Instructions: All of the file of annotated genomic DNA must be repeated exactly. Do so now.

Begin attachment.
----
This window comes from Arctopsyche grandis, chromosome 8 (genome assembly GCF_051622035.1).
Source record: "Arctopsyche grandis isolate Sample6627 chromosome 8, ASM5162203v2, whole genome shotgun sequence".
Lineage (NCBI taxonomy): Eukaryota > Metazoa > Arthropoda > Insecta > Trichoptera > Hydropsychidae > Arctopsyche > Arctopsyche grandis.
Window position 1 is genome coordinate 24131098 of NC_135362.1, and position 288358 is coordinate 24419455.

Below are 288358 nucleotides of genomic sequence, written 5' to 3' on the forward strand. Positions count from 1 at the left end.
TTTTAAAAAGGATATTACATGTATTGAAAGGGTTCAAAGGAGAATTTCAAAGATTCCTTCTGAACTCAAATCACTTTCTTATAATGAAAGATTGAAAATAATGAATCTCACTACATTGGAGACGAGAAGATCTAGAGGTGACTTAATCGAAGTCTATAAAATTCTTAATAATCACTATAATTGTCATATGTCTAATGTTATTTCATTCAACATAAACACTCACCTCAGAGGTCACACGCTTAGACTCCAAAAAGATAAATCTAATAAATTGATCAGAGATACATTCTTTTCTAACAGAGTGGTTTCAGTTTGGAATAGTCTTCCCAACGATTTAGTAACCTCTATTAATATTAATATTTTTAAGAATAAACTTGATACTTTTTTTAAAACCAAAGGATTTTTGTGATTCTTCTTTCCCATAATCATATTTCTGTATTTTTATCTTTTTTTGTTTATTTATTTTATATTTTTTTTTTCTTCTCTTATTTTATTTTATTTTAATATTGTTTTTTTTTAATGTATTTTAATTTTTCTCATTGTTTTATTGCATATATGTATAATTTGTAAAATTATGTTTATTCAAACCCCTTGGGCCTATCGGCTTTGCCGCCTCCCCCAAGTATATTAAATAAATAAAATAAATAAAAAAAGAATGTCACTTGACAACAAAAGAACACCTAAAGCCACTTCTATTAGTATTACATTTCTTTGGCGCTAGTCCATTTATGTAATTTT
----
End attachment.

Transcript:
This window comes from Arctopsyche grandis, chromosome 8 (genome assembly GCF_051622035.1).
Source record: "Arctopsyche grandis isolate Sample6627 chromosome 8, ASM5162203v2, whole genome shotgun sequence".
Lineage (NCBI taxonomy): Eukaryota > Metazoa > Arthropoda > Insecta > Trichoptera > Hydropsychidae > Arctopsyche > Arctopsyche grandis.
Window position 1 is genome coordinate 24131098 of NC_135362.1, and position 288358 is coordinate 24419455.

Below are 288358 nucleotides of genomic sequence, written 5' to 3' on the forward strand. Positions count from 1 at the left end.
TTTTAAAAAGGATATTACATGTATTGAAAGGGTTCAAAGGAGAATTTCAAAGATTCCTTCTGAACTCAAATCACTTTCTTATAATGAAAGATTGAAAATAATGAATCTCACTACATTGGAGACGAGAAGATCTAGAGGTGACTTAATCGAAGTCTATAAAATTCTTAATAATCACTATAATTGTCATATGTCTAATGTTATTTCATTCAACATAAACACTCACCTCAGAGGTCACACGCTTAGACTCCAAAAAGATAAATCTAATAAATTGATCAGAGATACATTCTTTTCTAACAGAGTGGTTTCAGTTTGGAATAGTCTTCCCAACGATTTAGTAACCTCTATTAATATTAATATTTTTAAGAATAAACTTGATACTTTTTTTAAAACCAAAGGATTTTTGTGATTCTTCTTTCCCATAATCATATTTCTGTATTTTTATCTTTTTTTGTTTATTTATTTTATATTTTTTTTTTCTTCTCTTATTTTATTTTATTTTAATATTGTTTTTTTTTAATGTATTTTAATTTTTCTCATTGTTTTATTGCATATATGTATAATTTGTAAAATTATGTTTATTCAAACCCCTTGGGCCTATCGGCTTTGCCGCCTCCCCCAAGTATATTAAATAAATAAAATAAATAAAAAAAGAATGTCACTTGACAACAAAAGAACACCTAAAGCCACTTCTATTAGTATTACATTTCTTTGGCGCTAGTCCATTTATGTAATTTT